John Price is an independent filmmaker who has produced experimental documentaries, dance and diary films since 1986. His love of analog photography led naturally to extensive alchemical experimentation with a wide range of motion picture film emulsions and camera formats. He has received production support from The National Film Board, the Canada Council for the Arts, the Ontario Arts Council and the Liaison of Independent Filmmakers of Toronto and his work has been exhibited at festivals and galleries internationally.
Memory and Optimism
As a documentary cinematographer the projects I shoot for other directors often involve pointing a camera at people that I have never met before. The most critical part of the job is not about making things look good, it’s about making the situation as comfortable as possible so that the individual who is being photographed feels okay about sharing their feelings. In these exchanges I’m trying to strip away the artifice so that what gets communicated feels human and real. It’s not journalism and it’s not reality television and it’s not an advertisement. Those that perform like it is come across like actors. They become ‘characters’. The projects that I take on though are mostly trying to humanize rather than fictionalize their subject. As such most of the people who appear try really hard to present an emotionally authentic version of themselves under very abnormal conditions (ie with a camera aimed at them). The generosity of these people has been a gift. Their openness has reinforced a sense that most humans are essentially good. That we share the same essential needs and want to avoid suffering. In the work of observing others I feel immensely privileged and aware of how incredibly arbitrary life is. I try to communicate this sense of optimism and gratitude to my children when I come home to the separate universe that I have created with my partner but alas there are such strong forces clogging things up. The internet. The 66 years of YouTube content uploaded every day. My kids gobble it up. A lot of it is ‘documentary’ – peoples home movie moments. But I’m not sure how much hope or magic these contain. I found a video on-line a couple of years ago that helped me fix the furnace in my basement but I’m guessing that most are not put out there to stimulate self reflection or as a counterweight to all of the bad news.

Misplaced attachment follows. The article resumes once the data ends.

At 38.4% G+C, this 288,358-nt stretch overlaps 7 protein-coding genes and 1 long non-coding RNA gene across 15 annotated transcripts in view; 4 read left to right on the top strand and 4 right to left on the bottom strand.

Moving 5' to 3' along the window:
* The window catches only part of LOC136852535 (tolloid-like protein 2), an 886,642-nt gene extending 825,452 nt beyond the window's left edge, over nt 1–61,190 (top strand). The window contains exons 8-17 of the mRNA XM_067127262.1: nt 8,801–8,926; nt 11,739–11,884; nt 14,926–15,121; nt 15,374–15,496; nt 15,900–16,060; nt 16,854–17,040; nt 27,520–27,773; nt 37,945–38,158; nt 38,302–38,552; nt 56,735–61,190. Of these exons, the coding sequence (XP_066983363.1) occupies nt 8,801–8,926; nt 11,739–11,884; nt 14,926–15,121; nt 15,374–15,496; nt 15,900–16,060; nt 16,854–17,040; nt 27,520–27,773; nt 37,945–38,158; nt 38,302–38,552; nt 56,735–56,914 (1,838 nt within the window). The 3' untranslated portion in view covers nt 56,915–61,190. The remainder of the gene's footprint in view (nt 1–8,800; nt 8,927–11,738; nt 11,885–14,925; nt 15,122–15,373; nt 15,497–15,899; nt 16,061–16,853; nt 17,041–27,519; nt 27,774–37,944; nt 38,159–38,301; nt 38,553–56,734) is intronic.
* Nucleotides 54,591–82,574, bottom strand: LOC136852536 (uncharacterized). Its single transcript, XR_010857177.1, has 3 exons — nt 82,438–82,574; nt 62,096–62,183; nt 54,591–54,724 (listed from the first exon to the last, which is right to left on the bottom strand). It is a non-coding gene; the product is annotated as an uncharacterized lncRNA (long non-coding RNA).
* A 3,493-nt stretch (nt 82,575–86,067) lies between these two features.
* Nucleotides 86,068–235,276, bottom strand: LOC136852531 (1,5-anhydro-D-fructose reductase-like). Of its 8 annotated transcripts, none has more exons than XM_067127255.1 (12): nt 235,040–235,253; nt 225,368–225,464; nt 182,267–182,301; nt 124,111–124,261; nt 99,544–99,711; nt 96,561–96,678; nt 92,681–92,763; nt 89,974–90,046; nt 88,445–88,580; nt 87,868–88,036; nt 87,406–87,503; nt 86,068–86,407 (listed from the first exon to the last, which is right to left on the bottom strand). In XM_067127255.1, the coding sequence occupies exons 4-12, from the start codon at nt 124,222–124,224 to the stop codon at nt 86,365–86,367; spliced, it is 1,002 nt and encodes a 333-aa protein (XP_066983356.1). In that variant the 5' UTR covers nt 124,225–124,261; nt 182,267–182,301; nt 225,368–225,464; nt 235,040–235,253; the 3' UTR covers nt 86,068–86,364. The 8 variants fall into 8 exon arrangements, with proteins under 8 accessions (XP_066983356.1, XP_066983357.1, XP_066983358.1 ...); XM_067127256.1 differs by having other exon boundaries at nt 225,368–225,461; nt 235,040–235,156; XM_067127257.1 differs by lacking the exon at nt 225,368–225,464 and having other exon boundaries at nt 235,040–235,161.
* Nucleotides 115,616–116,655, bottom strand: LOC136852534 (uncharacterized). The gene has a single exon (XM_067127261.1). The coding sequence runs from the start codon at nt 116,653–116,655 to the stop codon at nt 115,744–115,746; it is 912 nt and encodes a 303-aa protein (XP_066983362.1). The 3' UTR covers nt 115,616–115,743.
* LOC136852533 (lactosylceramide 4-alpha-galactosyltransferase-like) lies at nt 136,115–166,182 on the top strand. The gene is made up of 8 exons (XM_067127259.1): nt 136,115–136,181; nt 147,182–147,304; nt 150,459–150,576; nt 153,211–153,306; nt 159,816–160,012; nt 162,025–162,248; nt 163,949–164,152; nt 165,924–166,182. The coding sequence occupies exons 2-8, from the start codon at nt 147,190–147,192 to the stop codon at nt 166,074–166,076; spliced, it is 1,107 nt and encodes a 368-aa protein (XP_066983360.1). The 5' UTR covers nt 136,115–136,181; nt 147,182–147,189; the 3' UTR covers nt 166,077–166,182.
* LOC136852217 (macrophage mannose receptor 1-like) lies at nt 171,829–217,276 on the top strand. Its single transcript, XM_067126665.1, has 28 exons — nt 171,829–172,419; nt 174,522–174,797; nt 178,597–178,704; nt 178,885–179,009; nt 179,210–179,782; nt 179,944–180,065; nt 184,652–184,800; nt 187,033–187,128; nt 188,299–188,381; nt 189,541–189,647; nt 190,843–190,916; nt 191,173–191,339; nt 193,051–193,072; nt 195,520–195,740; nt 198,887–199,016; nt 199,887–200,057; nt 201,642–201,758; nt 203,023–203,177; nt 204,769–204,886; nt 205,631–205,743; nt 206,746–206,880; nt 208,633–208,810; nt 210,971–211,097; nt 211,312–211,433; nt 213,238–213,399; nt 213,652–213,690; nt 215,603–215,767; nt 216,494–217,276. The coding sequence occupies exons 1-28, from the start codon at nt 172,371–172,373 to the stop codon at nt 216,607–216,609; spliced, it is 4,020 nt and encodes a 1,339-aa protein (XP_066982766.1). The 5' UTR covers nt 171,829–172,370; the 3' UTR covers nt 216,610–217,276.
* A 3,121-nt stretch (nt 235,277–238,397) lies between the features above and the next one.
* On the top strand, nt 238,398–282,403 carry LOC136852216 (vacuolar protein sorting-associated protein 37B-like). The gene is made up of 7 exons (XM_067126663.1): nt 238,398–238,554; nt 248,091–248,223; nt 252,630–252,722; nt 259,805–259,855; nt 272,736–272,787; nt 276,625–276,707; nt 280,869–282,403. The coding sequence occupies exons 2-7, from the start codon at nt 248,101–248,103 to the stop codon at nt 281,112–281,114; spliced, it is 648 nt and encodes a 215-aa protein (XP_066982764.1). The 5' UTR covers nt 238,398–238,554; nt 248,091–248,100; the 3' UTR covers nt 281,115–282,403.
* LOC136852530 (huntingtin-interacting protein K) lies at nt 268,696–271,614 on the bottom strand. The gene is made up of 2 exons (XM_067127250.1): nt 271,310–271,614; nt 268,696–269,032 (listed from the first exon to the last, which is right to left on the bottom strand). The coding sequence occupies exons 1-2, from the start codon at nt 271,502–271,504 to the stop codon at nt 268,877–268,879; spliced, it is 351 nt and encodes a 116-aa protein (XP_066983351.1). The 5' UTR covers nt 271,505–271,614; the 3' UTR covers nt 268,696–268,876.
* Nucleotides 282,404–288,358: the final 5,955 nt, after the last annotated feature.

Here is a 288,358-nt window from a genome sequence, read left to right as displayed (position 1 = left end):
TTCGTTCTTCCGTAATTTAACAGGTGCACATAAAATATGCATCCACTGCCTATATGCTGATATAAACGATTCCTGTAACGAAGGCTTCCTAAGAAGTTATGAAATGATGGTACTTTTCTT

The work in this program lies in between. It’s not like the formal documentaries I shoot for other people and it can’t live on the internet. It’s an assembly of rolls of 16mm film that were shot over the last decade in Detroit and Toronto on whatever film stock that was close at hand. It’s a loose personal anthropology of meaningful people and places recorded alchemically on silver salt and color dyes. And somehow there is swirling magic in the way the material expresses these memories. The form invites a different kind of remembering. It invites meditation.